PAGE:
PMCCPMCCPMCC

Search tips
Search criteria 

Advanced

 
Logo of procaThe Royal Society PublishingProceedings AAboutBrowse by SubjectAlertsFree Trial
 
Proc Math Phys Eng Sci. 2017 March; 473(2199): 20170107.
Published online 2017 March 15. doi:  10.1098/rspa.2017.0107
PMCID: PMC5378256

Obituary: Prof. Anjan Kundu

An external file that holds a picture, illustration, etc.
Object name is rspa20170107-i1.jpg

Prof. Anjan Kundu, from the Saha Institute of Nuclear Physics and Member of the Editorial Board of Proceedings of the Royal Society A since 2012, passed away on 31 December 2016, aged 63. He is survived by his wife, his daughter and a grandchild. We lose a dear friend and a passionate, energetic and helpful colleague. He will be greatly missed. Prof. M. Lakshmanan, former member of the Editorial Board and a friend and colleague of Anjan's for over three decades, said ‘I consider Anjan to be one of the finest mathematical physicists and his demise is an irreparable loss’. Anjan was also a humanist and was very fond of discovering new places, different cultures, exotic food, as well as writing science fiction stories and poetry in his mother tongue, Bengali.

Anjan was a mathematical physicist who specialized in classical and quantum integrable systems and their connection with theoretical physics. Anjan showed early signs of great potential for an international career. After being schooled in one of the best high schools of his home town Kolkata (Ballygunge Government High School), he was admitted at the renowned Presidency College to the Honours course in Physics. At the same time, he passed the test for the prestigious Government of India and USSR Government scholarship (Shastri Bhawan) in 1970. The same year, he was also selected for the National Talent Search Scholarship. In 1971, he was then enrolled at the People's Friendship University, Moscow, for an integrated course of 5 years, where the students had to learn Russian only for the first year. Anjan successfully passed the course with ‘Excellence’ in 1976, consistently obtaining outstanding results. He then started his PhD at the same university under the supervision of Prof. Yuri Petrovich Rybakov on the topic of solitons in field theories with topological charge and obtained it in 1981. After a post-doctoral appointment in Dubna USSR and a lecturer position in Pilani India, between 1981 and 1985, he joined the Saha institute in 1985 where he led a successful career. He was elected a Fellow of the Indian National Science Academy in 2014 and the Indian Academy of Sciences, Bangalore in 2015.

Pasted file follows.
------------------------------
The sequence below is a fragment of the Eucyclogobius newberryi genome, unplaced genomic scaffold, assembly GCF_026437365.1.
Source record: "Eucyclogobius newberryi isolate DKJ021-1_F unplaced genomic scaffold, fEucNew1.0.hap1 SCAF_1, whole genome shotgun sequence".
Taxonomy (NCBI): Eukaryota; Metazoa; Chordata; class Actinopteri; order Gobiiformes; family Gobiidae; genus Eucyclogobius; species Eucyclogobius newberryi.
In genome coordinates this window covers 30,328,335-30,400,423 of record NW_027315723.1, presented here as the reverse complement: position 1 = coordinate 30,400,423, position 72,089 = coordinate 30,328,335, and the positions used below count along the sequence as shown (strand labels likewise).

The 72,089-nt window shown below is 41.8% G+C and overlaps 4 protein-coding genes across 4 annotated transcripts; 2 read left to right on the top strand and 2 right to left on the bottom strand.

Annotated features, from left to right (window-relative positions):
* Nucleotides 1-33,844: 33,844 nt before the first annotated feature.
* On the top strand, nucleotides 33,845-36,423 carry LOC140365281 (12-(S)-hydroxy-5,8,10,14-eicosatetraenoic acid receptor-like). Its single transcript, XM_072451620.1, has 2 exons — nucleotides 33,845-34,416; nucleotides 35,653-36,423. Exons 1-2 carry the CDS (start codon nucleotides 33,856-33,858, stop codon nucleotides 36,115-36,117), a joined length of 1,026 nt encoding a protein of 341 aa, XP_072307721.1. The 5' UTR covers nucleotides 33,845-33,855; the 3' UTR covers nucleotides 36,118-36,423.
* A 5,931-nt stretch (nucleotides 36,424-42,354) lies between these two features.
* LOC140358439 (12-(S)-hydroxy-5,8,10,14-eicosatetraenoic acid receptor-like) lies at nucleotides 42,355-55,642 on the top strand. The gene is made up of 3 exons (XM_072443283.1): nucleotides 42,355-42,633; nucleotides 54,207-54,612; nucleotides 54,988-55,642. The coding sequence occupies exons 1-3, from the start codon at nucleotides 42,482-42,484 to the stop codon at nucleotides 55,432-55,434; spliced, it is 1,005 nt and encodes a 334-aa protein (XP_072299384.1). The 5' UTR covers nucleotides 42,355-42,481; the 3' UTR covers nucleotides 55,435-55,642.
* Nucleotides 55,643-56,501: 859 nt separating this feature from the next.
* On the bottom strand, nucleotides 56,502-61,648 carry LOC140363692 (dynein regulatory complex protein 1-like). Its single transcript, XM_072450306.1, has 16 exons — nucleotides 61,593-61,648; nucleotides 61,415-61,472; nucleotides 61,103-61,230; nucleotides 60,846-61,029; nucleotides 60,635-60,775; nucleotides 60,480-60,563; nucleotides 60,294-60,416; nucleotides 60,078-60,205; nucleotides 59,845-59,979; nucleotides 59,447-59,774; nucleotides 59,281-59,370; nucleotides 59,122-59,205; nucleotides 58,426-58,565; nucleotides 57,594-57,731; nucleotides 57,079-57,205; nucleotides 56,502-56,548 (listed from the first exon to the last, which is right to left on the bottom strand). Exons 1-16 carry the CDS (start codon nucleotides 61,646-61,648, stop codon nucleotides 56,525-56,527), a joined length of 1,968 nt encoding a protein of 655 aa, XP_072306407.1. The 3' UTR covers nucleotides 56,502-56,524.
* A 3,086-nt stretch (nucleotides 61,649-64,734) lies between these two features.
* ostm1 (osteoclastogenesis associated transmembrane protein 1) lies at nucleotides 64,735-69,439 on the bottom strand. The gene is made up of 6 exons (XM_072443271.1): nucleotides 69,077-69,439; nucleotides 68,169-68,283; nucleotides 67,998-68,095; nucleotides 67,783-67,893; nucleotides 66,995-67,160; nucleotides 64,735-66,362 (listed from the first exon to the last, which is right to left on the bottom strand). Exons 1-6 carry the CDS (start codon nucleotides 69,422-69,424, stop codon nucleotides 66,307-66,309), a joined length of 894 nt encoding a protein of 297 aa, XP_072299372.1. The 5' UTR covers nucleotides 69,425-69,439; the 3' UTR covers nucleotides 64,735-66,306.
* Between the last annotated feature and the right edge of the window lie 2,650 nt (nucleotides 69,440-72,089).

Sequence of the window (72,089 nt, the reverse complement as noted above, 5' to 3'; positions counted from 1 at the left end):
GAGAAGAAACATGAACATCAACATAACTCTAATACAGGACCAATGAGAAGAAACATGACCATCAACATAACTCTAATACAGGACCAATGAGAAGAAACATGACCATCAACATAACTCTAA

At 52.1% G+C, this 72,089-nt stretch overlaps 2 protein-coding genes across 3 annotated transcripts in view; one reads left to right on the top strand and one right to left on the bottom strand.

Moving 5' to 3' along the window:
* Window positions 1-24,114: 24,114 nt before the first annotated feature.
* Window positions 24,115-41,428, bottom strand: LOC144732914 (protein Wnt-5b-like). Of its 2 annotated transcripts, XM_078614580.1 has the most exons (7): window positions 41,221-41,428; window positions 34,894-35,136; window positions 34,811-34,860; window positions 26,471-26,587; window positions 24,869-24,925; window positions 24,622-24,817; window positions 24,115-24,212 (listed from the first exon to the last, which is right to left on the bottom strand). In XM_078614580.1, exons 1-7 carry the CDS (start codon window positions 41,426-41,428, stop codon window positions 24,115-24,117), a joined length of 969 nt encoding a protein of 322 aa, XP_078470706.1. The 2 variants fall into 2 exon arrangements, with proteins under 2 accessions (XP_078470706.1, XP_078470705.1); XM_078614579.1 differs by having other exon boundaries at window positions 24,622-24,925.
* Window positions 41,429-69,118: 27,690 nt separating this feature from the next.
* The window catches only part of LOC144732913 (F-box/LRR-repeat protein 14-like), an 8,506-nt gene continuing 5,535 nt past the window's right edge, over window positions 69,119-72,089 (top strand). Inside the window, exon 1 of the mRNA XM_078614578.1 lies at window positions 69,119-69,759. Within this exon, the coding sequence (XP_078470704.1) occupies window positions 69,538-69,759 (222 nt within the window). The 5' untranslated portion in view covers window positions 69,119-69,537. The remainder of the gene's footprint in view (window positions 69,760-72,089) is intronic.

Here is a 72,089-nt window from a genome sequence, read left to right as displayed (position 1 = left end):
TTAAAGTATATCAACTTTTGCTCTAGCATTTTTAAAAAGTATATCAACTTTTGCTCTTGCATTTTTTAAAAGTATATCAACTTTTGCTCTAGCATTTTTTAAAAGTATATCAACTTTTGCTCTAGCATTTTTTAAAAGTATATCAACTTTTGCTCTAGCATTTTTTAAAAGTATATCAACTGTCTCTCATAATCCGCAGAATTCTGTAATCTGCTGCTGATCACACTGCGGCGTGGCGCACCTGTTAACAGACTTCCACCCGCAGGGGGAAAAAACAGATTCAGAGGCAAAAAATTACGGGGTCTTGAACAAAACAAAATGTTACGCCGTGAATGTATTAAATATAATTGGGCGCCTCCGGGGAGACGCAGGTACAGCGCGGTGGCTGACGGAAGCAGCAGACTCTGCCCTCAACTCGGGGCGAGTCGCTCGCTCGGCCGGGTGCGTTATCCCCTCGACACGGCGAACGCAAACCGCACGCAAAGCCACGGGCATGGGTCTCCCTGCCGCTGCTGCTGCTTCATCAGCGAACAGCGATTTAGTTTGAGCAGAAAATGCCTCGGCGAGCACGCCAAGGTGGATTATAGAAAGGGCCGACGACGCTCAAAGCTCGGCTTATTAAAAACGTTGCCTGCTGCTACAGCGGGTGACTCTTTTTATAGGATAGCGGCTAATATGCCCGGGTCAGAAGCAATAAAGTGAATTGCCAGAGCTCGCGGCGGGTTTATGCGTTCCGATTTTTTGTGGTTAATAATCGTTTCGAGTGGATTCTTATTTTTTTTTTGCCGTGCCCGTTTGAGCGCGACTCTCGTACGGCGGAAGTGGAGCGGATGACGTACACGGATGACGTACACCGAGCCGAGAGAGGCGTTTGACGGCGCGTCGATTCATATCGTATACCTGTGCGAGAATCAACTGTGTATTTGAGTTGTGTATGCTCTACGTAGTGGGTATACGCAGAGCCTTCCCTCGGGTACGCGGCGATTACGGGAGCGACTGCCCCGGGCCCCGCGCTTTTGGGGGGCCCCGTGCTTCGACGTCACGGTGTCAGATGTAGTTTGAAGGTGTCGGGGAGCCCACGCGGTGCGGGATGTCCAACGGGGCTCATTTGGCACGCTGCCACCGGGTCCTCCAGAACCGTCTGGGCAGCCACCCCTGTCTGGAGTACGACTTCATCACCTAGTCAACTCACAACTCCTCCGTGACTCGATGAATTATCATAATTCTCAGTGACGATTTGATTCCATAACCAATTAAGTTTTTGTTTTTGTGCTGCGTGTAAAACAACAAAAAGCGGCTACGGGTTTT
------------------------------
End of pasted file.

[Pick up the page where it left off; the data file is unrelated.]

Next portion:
Among other things, he is known for the Kundu, Kundu–Eckhaus and Radhakrishnan–Kundu–Lakshmanan equations which have applications in nonlinear optics. The quantization of the Kundu–Eckhaus equation has been shown to provide an example of anyonic behaviour in a gas of particles with contact interaction. These results were published in the renowned journal Physical Review Letters in 1999. International recognition also came in the form of collaborations all around the world and special honours. During his tenure at SINP, he visited Germany as an Alexander von Humboldt Foundation Fellow at senior level during 1993–1994 and again revisited in 1996, 2004 and 2005. He was also a Senior Associate at the International Centre for Theoretical Physics, Trieste, Italy, during the period 2006–2011. In recent years, he devoted himself to the difficult question of defects and impurities in classical integrable systems. Despite being diagnosed with blood cancer, he kept showing the passion, energy and clever intuition of the great scientist that he had always been. It was very humbling to witness this. I came to know him personally through this research area that we both contributed to; we first met in 2011 in London when I invited him for a week to start a potential collaboration. Little did I know then that I would not only gain a remarkable colleague but also an amazing friend. Following this visit, there was another one in 2012 which led us to find an answer to the 7 year old open problem of Liouville integrability in the presence of a defect. In 2015, I had the pleasure to visit Kolkata and Anjan for six weeks thanks to an invited chair position obtained from the Indian National Science Academy. This is when I met Sanjukta, his beloved wife, and I benefited from their exceptional kindness and hospitality.

We have lost a tireless, passionate colleague who devoted his life to the advancement of science and knowledge.


Articles from Proceedings. Mathematical, Physical, and Engineering Sciences are provided here courtesy of The Royal Society